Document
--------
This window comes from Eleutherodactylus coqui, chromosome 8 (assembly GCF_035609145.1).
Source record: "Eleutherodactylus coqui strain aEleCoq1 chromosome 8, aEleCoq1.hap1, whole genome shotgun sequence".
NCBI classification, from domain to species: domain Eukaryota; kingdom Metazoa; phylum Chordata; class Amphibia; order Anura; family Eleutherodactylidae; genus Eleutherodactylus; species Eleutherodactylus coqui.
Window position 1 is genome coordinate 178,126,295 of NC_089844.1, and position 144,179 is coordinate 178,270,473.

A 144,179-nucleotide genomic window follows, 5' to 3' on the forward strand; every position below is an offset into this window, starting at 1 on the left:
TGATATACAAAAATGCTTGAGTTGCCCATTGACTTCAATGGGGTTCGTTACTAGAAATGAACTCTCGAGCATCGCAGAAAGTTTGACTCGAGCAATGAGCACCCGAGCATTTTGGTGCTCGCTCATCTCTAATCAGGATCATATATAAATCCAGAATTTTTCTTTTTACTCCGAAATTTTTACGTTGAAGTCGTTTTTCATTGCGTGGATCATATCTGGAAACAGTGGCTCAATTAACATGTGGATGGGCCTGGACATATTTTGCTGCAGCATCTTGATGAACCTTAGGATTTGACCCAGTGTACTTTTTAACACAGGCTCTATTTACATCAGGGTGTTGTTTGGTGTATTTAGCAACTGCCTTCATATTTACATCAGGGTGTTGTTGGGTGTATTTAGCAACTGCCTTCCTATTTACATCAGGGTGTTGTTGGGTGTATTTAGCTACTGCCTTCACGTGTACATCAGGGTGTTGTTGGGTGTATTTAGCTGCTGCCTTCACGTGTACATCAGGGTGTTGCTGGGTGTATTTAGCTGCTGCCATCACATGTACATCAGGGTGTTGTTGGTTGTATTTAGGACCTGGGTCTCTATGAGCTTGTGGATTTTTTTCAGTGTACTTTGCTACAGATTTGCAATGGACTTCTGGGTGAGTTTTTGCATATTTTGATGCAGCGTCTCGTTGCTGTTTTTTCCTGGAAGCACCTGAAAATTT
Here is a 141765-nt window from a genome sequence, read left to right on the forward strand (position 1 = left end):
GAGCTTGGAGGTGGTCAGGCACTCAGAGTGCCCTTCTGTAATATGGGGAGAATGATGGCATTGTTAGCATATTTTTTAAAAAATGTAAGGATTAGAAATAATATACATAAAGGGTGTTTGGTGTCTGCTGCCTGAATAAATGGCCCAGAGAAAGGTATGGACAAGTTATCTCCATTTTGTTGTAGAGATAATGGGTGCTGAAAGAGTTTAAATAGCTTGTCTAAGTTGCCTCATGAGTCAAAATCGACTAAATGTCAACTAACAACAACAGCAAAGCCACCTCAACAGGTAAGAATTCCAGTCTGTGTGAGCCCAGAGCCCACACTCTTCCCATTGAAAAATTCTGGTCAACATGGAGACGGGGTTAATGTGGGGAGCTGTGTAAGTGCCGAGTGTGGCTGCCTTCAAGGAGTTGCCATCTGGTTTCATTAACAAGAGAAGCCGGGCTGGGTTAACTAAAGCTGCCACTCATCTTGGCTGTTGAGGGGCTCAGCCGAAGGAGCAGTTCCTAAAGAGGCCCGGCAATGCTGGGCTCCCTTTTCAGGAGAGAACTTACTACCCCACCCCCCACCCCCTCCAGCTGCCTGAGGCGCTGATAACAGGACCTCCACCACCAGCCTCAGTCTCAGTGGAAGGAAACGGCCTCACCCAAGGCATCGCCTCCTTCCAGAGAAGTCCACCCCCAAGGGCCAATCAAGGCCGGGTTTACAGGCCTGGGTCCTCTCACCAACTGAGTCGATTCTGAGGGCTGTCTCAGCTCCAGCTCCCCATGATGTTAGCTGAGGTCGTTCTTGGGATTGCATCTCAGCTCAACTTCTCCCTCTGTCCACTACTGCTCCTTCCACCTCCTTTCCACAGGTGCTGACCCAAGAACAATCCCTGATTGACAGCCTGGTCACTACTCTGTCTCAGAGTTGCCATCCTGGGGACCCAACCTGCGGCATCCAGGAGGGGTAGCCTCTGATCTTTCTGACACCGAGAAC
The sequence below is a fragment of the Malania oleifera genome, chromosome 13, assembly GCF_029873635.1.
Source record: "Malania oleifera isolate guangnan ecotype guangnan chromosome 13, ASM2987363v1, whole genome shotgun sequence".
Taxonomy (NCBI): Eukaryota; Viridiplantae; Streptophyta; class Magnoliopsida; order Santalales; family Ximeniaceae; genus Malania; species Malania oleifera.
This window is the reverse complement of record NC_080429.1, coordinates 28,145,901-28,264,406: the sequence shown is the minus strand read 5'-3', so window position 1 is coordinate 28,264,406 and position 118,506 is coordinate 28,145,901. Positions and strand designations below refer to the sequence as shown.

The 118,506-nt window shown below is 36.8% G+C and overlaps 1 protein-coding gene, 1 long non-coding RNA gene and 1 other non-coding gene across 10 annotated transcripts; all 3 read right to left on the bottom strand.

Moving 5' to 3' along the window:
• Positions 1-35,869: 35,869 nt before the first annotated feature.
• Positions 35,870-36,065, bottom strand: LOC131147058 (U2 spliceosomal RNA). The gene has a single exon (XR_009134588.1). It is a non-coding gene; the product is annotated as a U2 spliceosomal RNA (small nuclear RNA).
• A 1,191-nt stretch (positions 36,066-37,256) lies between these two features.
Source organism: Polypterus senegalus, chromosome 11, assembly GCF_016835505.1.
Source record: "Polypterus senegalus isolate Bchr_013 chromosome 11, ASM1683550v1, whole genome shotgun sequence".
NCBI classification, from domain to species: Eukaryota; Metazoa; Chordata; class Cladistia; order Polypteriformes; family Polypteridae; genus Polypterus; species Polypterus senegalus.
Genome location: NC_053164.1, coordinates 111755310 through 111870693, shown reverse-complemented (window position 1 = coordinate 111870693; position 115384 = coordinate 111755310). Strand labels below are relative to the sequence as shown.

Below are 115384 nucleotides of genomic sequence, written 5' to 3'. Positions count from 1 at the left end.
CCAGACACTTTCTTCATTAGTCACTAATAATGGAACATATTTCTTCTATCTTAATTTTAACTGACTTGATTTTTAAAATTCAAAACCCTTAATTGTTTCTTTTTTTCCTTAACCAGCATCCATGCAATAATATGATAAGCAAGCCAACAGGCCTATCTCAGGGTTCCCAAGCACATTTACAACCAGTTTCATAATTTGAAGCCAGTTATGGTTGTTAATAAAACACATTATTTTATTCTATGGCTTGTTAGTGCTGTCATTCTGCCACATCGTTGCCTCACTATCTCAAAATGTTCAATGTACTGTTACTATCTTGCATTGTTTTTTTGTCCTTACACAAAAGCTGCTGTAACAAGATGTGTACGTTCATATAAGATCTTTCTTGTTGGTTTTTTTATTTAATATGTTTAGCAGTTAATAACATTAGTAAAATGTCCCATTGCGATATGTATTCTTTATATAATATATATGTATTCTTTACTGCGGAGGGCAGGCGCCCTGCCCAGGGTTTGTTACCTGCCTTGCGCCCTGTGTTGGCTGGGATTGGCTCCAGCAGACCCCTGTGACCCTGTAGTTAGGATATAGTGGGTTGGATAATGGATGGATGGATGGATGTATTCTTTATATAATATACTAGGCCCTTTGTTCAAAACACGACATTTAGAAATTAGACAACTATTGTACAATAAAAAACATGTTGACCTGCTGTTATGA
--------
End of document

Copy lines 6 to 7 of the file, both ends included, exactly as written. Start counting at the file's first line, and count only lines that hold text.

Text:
TGATATACAAAAATGCTTGAGTTGCCCATTGACTTCAATGGGGTTCGTTACTAGAAATGAACTCTCGAGCATCGCAGAAAGTTTGACTCGAGCAATGAGCACCCGAGCATTTTGGTGCTCGCTCATCTCTAATCAGGATCATATATAAATCCAGAATTTTTCTTTTTACTCCGAAATTTTTACGTTGAAGTCGTTTTTCATTGCGTGGATCATATCTGGAAACAGTGGCTCAATTAACATGTGGATGGGCCTGGACATATTTTGCTGCAGCATCTTGATGAACCTTAGGATTTGACCCAGTGTACTTTTTAACACAGGCTCTATTTACATCAGGGTGTTGTTTGGTGTATTTAGCAACTGCCTTCATATTTACATCAGGGTGTTGTTGGGTGTATTTAGCAACTGCCTTCCTATTTACATCAGGGTGTTGTTGGGTGTATTTAGCTACTGCCTTCACGTGTACATCAGGGTGTTGTTGGGTGTATTTAGCTGCTGCCTTCACGTGTACATCAGGGTGTTGCTGGGTGTATTTAGCTGCTGCCATCACATGTACATCAGGGTGTTGTTGGTTGTATTTAGGACCTGGGTCTCTATGAGCTTGTGGATTTTTTTCAGTGTACTTTGCTACAGATTTGCAATGGACTTCTGGGTGAGTTTTTGCATATTTTGATGCAGCGTCTCGTTGCTGTTTTTTCCTGGAAGCACCTGAAAATTT
Here is a 141765-nt window from a genome sequence, read left to right on the forward strand (position 1 = left end):